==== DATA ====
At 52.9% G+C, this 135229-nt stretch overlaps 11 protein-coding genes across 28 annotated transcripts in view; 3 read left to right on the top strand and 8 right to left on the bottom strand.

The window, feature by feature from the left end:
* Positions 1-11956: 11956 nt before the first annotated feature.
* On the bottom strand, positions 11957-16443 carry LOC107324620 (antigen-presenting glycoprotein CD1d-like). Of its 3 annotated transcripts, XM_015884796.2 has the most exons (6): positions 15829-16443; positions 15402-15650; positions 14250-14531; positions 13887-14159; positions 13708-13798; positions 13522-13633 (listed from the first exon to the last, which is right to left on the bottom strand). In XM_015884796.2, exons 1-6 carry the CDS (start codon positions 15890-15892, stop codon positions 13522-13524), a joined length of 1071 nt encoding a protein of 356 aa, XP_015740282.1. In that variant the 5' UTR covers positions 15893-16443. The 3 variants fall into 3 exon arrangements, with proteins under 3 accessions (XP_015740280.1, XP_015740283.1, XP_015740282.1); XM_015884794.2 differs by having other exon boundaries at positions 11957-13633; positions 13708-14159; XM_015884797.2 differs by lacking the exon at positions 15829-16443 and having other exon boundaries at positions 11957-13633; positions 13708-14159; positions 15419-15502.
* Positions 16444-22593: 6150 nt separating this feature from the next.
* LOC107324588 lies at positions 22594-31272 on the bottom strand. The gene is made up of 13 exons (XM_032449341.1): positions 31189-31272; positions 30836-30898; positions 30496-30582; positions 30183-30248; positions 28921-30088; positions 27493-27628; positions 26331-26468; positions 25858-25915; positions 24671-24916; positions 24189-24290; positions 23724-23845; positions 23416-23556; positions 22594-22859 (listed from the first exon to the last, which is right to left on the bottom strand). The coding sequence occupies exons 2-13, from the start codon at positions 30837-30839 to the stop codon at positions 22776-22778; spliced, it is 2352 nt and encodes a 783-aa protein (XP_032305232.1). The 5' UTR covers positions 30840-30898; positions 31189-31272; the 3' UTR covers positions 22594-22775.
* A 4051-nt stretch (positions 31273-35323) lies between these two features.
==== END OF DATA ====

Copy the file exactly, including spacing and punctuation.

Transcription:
At 52.9% G+C, this 135229-nt stretch overlaps 11 protein-coding genes across 28 annotated transcripts in view; 3 read left to right on the top strand and 8 right to left on the bottom strand.

The window, feature by feature from the left end:
* Positions 1-11956: 11956 nt before the first annotated feature.
* On the bottom strand, positions 11957-16443 carry LOC107324620 (antigen-presenting glycoprotein CD1d-like). Of its 3 annotated transcripts, XM_015884796.2 has the most exons (6): positions 15829-16443; positions 15402-15650; positions 14250-14531; positions 13887-14159; positions 13708-13798; positions 13522-13633 (listed from the first exon to the last, which is right to left on the bottom strand). In XM_015884796.2, exons 1-6 carry the CDS (start codon positions 15890-15892, stop codon positions 13522-13524), a joined length of 1071 nt encoding a protein of 356 aa, XP_015740282.1. In that variant the 5' UTR covers positions 15893-16443. The 3 variants fall into 3 exon arrangements, with proteins under 3 accessions (XP_015740280.1, XP_015740283.1, XP_015740282.1); XM_015884794.2 differs by having other exon boundaries at positions 11957-13633; positions 13708-14159; XM_015884797.2 differs by lacking the exon at positions 15829-16443 and having other exon boundaries at positions 11957-13633; positions 13708-14159; positions 15419-15502.
* Positions 16444-22593: 6150 nt separating this feature from the next.
* LOC107324588 lies at positions 22594-31272 on the bottom strand. The gene is made up of 13 exons (XM_032449341.1): positions 31189-31272; positions 30836-30898; positions 30496-30582; positions 30183-30248; positions 28921-30088; positions 27493-27628; positions 26331-26468; positions 25858-25915; positions 24671-24916; positions 24189-24290; positions 23724-23845; positions 23416-23556; positions 22594-22859 (listed from the first exon to the last, which is right to left on the bottom strand). The coding sequence occupies exons 2-13, from the start codon at positions 30837-30839 to the stop codon at positions 22776-22778; spliced, it is 2352 nt and encodes a 783-aa protein (XP_032305232.1). The 5' UTR covers positions 30840-30898; positions 31189-31272; the 3' UTR covers positions 22594-22775.
* A 4051-nt stretch (positions 31273-35323) lies between these two features.